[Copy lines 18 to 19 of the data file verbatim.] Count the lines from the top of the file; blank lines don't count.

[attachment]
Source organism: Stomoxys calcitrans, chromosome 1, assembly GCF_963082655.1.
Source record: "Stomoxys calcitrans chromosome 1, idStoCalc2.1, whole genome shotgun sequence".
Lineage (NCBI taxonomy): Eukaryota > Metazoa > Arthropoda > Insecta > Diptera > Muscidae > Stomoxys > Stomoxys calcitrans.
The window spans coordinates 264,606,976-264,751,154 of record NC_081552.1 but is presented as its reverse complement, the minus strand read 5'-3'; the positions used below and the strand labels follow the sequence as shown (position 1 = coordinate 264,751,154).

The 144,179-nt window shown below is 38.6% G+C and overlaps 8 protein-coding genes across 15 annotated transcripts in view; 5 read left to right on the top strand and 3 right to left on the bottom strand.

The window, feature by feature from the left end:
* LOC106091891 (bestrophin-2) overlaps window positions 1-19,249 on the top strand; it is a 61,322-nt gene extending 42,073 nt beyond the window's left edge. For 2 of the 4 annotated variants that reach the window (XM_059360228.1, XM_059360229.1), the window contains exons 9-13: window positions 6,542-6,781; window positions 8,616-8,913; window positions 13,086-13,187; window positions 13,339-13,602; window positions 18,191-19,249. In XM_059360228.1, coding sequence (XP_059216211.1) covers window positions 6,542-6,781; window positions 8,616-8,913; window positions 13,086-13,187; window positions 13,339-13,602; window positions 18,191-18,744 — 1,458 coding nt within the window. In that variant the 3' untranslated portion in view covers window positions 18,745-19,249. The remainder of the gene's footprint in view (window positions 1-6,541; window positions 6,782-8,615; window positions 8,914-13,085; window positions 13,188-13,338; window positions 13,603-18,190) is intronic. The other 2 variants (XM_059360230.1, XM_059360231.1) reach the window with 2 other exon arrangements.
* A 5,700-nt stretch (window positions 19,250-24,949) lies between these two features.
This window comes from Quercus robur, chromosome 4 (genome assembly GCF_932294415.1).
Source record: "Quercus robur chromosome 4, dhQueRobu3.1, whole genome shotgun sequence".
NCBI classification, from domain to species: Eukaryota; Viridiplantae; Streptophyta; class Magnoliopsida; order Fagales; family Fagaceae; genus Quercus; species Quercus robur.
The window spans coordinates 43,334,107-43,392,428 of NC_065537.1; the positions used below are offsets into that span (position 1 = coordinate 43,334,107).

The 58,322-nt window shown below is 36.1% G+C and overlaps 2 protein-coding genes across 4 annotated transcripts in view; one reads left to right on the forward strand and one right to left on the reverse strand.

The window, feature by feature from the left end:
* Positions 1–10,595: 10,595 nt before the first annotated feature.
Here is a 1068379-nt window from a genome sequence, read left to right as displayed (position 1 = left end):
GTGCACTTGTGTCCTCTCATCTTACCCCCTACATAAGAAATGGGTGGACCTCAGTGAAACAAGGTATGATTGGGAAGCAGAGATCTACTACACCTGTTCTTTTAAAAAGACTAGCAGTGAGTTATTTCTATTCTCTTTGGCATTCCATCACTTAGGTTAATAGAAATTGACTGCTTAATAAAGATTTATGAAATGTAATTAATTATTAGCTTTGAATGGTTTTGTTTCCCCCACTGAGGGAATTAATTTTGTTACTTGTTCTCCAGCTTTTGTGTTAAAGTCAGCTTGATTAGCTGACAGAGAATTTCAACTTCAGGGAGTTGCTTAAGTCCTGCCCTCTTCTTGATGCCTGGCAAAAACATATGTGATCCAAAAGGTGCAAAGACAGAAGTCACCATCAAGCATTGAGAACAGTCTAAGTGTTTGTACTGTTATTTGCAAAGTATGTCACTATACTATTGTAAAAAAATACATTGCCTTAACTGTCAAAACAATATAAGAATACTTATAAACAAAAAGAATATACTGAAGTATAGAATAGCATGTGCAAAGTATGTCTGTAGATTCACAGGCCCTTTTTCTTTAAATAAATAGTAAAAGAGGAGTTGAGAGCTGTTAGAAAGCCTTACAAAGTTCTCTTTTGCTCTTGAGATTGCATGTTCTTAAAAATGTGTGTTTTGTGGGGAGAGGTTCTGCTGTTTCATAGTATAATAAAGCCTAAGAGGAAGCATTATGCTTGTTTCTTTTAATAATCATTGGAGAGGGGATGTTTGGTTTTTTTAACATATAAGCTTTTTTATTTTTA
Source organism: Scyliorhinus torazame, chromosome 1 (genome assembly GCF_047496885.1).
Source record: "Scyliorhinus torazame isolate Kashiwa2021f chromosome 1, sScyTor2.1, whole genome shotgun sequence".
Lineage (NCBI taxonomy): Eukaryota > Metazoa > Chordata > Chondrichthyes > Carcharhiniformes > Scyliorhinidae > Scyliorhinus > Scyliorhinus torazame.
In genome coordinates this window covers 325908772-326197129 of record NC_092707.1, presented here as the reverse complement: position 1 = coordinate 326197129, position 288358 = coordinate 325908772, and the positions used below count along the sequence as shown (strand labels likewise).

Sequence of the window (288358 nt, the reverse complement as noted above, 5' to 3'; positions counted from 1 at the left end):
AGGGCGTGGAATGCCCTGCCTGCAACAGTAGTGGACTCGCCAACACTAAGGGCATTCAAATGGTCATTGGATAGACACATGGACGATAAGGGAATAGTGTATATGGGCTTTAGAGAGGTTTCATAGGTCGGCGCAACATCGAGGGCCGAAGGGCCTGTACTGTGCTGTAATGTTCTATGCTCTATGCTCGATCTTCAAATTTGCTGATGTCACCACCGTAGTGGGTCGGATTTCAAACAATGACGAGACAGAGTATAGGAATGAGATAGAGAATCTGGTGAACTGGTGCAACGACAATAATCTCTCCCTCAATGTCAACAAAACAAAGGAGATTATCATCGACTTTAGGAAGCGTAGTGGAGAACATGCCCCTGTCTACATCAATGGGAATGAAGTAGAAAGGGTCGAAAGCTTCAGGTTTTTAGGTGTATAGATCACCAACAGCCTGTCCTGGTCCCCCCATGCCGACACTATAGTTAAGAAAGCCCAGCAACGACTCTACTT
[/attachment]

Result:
Source organism: Scyliorhinus torazame, chromosome 1 (genome assembly GCF_047496885.1).
Source record: "Scyliorhinus torazame isolate Kashiwa2021f chromosome 1, sScyTor2.1, whole genome shotgun sequence".